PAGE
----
So, in January this year, Gowers wrote an article on his blog declaring that he would henceforth decline to submit to or review papers for any academic journal published by Elsevier, the largest publisher of scientific journals in the world.

He was not expecting what happened next. Thousands of people read the post and hundreds left supportive comments. Within a day, one of his readers had set up a website, The Cost of Knowledge, which allowed academics to register their protest against Elsevier.

The site now has almost 9,000 signatories, all of whom have committed themselves to refuse to either peer review, submit to or undertake editorial work for Elsevier journals. “I wasn’t expecting it to make such a splash,” says Gowers. “At first I was taken aback by how quickly this thing blew up.”

keep readingAcademic spring: how an angry maths blog sparked a scientific revolution

You know you're a dictator when…you own the golden gun (Libya's Gaddafi) (photo)

The story on this photo is that the rebel groups were searching for Libya’s ex-leader Muammar Gaddafi. They found him alive in a sewer (photo below) and he immediately said “don’t shoot.”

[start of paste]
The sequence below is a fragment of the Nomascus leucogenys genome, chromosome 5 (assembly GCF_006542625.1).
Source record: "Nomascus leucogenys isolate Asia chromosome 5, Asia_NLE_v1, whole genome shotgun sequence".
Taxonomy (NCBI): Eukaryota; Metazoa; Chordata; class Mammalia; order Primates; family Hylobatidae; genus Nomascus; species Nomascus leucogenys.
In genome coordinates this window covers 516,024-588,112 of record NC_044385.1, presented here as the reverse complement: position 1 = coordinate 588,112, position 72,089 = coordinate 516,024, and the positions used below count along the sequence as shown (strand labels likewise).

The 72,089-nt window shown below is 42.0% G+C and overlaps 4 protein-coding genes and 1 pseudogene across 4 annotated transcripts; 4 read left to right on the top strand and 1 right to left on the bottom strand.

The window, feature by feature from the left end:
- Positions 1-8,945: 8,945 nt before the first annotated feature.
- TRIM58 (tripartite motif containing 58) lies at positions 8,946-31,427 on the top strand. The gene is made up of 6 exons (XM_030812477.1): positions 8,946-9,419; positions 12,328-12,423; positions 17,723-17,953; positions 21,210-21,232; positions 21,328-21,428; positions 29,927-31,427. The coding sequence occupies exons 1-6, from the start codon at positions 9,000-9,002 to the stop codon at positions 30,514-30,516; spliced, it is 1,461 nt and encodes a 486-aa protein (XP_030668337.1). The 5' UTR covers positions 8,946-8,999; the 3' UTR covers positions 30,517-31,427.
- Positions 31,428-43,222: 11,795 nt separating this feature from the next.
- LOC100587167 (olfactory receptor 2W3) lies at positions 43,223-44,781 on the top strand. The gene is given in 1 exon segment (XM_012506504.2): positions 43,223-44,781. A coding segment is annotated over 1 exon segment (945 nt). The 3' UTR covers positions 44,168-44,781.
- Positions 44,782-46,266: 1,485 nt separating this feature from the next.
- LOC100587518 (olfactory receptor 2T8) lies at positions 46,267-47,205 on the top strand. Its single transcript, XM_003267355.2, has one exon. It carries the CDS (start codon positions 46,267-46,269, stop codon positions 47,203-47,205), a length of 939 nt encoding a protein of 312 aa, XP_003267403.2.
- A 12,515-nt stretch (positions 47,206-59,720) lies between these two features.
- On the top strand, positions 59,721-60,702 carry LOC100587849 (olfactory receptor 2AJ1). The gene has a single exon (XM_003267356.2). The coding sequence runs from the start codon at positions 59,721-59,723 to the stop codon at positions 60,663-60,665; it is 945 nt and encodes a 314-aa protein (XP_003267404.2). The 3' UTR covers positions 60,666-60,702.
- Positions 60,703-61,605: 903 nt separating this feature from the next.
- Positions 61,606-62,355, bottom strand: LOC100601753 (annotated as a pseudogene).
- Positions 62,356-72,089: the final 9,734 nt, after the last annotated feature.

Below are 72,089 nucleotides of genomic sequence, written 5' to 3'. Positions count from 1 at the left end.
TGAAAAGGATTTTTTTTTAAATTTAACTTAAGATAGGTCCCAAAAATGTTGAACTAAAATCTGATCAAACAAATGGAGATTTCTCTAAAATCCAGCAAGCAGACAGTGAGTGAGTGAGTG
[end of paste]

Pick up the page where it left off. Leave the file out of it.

Ten minutes later Al-Jazeera is broadcasting an image of him beaten, bloody, and dead. After which celebrations reverberated throughout the city with this young man leading them, golden gun in hand.

Continue reading

You know you’re a dictator when…you own the golden gun (Libya’s Gaddafi) (photo)

The story on this photo is that the rebel groups were searching for Libya’s ex-leader Muammar Gaddafi. They found him alive in a sewer (photo below) and he immediately said “don’t shoot.”

Ten minutes later Al-Jazeera is broadcasting an image of him beaten, bloody, and dead. After which celebrations reverberated throughout the city with this young man leading them, golden gun in hand.

Continue reading

Farmers markets grow 250% since 2000

I’m all about farmers markets. Every dollar I spend on food goes there and they provide me with everything I need to eat and more (dessert!).

The reason for all this is covered in several previous posts, including: Why nobody knows how to prevent obesity & How food coma overcomes exercising.

A quick recap is that by eating at farmers markets you gain superior health and weight loss, prevent global warming, and save money.

For the longest time, I wondered why nobody else understood this. It turns out that since 2000, many, many more people are starting to agree with me.

Check out the graph provided by the USDA in their annual farmers market audit:

Notice that since the recession, the so-called “expensive” markets are surging with 164% growth since 2006. If this trend continues we may finally be able to impact our food system.

I can already see it happening in the supermarkets where the words “farmer”, “market”, and “local” are everywhere. Too bad they are only marketing terms.

So next chance you have, stop by a farmers market for the real thing. Pick out some fruits and vegetables. Come back the same time next week and keep the farmers market revolution going!